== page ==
6. Join as a premium member

Join up with hundreds of schools across the country who are adopting the model. You can do this here. Premium members can access an online manual which includes a step by step guide on how to implement the model, and get dedicated support from our school council experts.

You could also consider coming along to one of our Smart School Council Masterclasses – a one day CPD training session for school council coordinators to kickstart the model. We have a number of forthcoming training days across the country so click on the link to find out when and where these are.

7. Read up on some case studies

Once you’ve joined up, check out our case studies  to see how other schools have implemented the model. And if you’re in England, find out how the model directly addresses Ofsted requirements around British Values/SMSC.

8. Pitch the model to your Headteachers / SLT

Since the Smart School Council model is a whole-school intervention with whole-school impact, you’re likely to need the agreement of your headteachers/ SLT. In the introduction and set up section of the manual, we have included a range of information, guides and resources to make this easy for you. There are simple briefing guides for head teachers, information about overcoming common questions and impact statistics.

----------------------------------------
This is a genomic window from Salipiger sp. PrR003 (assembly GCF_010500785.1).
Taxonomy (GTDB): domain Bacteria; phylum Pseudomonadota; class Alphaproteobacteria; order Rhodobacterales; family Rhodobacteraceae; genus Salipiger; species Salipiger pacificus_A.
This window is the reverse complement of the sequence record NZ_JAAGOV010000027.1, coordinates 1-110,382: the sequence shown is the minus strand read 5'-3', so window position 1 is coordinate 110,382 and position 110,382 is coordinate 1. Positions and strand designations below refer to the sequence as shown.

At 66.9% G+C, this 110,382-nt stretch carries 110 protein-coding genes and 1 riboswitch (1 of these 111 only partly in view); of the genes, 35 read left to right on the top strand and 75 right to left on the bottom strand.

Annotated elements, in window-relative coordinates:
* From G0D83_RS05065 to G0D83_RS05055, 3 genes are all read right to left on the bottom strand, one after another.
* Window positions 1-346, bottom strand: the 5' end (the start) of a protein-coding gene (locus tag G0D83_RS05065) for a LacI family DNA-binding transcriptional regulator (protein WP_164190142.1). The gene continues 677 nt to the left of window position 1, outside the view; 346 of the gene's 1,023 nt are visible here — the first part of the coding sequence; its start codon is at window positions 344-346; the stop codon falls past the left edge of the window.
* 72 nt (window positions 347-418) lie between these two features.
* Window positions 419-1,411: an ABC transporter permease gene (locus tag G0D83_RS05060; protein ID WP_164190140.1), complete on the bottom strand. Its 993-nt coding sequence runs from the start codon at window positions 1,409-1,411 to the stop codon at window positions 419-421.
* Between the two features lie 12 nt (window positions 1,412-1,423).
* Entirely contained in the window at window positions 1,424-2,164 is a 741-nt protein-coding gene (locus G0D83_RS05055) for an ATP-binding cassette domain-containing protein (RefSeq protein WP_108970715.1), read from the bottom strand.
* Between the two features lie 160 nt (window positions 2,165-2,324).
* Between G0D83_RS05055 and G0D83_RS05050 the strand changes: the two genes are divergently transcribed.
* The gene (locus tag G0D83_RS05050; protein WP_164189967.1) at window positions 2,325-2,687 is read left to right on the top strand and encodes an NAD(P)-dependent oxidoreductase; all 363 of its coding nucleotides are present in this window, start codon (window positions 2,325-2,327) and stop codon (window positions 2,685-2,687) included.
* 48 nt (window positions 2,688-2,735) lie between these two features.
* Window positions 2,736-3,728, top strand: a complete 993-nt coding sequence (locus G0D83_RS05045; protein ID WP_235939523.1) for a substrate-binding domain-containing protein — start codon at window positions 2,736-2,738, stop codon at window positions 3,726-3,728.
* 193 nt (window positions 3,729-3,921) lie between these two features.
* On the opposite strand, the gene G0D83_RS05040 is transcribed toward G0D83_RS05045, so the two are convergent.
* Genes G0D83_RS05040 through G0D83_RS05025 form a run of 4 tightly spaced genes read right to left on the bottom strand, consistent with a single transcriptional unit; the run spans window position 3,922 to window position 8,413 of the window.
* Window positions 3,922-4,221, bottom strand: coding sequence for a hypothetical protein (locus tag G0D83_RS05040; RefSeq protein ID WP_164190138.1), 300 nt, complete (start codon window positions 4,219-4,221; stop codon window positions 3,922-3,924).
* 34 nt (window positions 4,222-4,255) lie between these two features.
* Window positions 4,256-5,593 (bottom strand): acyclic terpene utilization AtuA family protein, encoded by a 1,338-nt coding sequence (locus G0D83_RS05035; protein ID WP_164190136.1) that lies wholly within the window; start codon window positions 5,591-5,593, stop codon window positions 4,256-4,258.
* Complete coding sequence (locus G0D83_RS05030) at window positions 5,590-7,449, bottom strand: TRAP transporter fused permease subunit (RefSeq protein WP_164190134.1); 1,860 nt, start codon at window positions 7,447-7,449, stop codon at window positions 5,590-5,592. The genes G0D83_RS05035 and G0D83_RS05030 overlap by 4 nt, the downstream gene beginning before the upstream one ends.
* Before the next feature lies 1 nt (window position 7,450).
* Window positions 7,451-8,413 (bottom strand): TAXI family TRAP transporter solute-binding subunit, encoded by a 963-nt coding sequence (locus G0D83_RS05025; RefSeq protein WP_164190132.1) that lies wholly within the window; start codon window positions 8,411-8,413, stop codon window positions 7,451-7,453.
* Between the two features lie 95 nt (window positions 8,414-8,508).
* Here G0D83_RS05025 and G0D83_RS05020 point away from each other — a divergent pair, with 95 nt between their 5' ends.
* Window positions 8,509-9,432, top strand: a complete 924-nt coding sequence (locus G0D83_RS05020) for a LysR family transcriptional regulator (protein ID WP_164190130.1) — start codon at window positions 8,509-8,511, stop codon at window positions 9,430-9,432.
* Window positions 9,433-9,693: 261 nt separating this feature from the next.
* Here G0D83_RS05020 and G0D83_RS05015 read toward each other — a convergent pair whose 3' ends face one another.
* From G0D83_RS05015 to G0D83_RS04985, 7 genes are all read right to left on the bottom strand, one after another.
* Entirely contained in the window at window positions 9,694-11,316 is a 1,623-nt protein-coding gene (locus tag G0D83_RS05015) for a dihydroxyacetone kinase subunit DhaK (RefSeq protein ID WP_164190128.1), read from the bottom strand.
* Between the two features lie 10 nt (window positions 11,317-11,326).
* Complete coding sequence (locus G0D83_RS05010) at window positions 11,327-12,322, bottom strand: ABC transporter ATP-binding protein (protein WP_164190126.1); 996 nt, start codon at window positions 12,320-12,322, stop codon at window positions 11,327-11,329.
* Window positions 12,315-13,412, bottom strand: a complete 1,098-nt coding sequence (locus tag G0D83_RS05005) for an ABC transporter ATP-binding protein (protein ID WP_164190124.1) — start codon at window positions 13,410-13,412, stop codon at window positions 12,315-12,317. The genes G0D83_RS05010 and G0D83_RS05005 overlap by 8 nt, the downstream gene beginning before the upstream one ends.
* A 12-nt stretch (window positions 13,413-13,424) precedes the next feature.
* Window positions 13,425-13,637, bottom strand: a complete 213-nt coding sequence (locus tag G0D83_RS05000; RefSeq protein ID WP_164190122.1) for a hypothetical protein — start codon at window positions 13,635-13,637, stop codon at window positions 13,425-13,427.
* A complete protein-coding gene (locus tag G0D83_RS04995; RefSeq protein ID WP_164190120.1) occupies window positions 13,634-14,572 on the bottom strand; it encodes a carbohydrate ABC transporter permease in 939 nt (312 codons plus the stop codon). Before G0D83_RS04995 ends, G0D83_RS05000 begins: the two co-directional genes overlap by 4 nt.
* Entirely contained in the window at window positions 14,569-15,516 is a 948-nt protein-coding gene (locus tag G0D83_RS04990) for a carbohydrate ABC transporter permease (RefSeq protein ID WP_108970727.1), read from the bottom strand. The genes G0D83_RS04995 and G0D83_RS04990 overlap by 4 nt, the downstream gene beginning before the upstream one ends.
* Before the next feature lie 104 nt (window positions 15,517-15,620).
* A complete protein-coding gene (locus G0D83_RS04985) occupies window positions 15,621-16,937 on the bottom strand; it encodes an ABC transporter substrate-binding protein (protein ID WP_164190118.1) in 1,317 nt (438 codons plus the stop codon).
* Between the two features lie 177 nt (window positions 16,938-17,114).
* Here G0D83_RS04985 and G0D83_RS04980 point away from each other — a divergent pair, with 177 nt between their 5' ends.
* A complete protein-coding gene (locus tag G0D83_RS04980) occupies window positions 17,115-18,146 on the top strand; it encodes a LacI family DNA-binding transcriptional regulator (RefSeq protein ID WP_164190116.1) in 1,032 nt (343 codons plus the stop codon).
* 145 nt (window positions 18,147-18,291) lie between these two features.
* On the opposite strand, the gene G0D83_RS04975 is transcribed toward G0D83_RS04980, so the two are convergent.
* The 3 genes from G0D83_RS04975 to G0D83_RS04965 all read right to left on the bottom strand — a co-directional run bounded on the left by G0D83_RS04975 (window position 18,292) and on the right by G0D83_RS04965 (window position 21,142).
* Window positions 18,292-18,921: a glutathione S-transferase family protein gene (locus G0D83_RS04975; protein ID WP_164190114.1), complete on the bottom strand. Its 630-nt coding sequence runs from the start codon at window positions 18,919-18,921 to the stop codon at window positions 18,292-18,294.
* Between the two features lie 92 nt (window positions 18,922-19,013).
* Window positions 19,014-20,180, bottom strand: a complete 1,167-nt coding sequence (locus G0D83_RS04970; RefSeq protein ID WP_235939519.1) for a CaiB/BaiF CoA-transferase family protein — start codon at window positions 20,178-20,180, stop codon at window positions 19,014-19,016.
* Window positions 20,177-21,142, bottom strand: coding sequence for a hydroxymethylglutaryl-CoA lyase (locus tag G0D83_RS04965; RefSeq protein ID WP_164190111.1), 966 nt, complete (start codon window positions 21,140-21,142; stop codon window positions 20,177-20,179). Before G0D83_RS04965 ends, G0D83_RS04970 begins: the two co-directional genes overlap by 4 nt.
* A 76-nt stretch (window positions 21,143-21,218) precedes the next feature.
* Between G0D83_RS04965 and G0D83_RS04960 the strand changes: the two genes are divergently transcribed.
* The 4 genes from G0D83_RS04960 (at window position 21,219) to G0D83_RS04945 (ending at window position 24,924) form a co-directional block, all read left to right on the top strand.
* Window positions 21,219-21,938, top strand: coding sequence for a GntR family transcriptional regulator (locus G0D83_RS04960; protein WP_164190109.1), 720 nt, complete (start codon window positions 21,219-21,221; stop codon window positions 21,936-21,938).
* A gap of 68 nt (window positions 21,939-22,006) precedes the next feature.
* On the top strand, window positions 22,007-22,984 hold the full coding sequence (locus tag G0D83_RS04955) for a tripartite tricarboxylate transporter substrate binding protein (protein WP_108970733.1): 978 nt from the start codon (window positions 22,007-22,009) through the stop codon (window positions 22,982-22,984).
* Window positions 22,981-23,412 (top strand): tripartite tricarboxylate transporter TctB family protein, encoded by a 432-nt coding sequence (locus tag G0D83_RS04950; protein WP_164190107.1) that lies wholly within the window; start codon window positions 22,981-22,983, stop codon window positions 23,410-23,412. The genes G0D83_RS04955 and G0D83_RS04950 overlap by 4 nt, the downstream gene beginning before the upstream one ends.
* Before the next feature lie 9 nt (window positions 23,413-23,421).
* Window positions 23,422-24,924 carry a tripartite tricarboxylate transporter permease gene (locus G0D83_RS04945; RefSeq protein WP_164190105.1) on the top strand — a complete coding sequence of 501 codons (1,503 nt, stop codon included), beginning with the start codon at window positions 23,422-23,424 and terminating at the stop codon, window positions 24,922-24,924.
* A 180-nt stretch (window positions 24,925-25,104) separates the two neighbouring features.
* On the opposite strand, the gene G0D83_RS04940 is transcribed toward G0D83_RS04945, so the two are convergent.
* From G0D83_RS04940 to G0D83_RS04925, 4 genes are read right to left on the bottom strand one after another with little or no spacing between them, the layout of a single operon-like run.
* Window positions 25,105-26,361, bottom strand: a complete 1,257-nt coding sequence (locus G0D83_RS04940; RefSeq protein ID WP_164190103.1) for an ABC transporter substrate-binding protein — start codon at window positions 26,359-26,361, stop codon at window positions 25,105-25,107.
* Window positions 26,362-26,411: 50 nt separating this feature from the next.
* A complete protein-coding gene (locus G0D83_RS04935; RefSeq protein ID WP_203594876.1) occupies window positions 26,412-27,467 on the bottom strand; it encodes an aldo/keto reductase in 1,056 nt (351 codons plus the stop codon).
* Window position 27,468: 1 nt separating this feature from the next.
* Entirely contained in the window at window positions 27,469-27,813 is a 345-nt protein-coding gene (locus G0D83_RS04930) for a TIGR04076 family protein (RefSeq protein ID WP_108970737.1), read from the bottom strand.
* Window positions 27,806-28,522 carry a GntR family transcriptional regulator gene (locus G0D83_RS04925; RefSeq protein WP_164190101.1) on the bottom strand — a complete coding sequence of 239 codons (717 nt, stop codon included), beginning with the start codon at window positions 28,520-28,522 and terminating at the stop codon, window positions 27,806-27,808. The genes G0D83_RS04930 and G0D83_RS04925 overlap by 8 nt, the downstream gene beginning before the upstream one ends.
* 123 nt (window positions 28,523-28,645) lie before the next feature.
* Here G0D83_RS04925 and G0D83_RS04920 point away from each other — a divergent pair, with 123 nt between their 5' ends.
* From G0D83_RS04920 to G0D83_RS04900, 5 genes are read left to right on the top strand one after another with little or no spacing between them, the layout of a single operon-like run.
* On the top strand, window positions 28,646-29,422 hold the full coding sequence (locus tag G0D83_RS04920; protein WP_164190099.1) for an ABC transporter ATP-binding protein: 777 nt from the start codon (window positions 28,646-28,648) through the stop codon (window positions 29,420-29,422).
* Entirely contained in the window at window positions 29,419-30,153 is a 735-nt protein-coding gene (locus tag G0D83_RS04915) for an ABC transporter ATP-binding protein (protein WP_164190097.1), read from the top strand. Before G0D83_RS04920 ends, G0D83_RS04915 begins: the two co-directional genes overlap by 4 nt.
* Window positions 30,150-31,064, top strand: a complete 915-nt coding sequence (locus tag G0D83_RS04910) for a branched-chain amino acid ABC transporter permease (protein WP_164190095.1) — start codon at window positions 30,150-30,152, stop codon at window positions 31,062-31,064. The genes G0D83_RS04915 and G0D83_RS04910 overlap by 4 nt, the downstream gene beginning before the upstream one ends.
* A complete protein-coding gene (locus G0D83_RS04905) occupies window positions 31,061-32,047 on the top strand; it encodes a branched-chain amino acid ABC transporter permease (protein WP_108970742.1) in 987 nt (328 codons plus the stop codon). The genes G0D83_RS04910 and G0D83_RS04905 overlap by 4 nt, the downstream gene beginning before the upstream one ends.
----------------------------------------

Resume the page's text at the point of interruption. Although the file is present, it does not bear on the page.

9. Brief or train your key staff

The introduction and set up section also includes the key information to let your colleagues know about the new model and its learning outcomes.

10. Hand over to the students!

Once you’ve got agreement from your head and your colleagues understand the model, that’s when you can skill-up your students to run the model themselves.

We hope this blog post helps you to reflect on how you run things. If you’ve got any questions, just pop them in as a comment below!



  1. Would love to have some guidance on how to co-ordinate a Smart School Council in an infant school please? Children are very young, none verbal and do not realise what changes means etc. – any help please?

    1. That’s a really good question. I think I’ll write a blog post or resource about it very soon, because it’s something that we’re asked a lot.
      As with any Smart School Council you need to go back to the learning outcomes: what do you want the pupils to get out of it, and what will take them there?
      I would think this might be: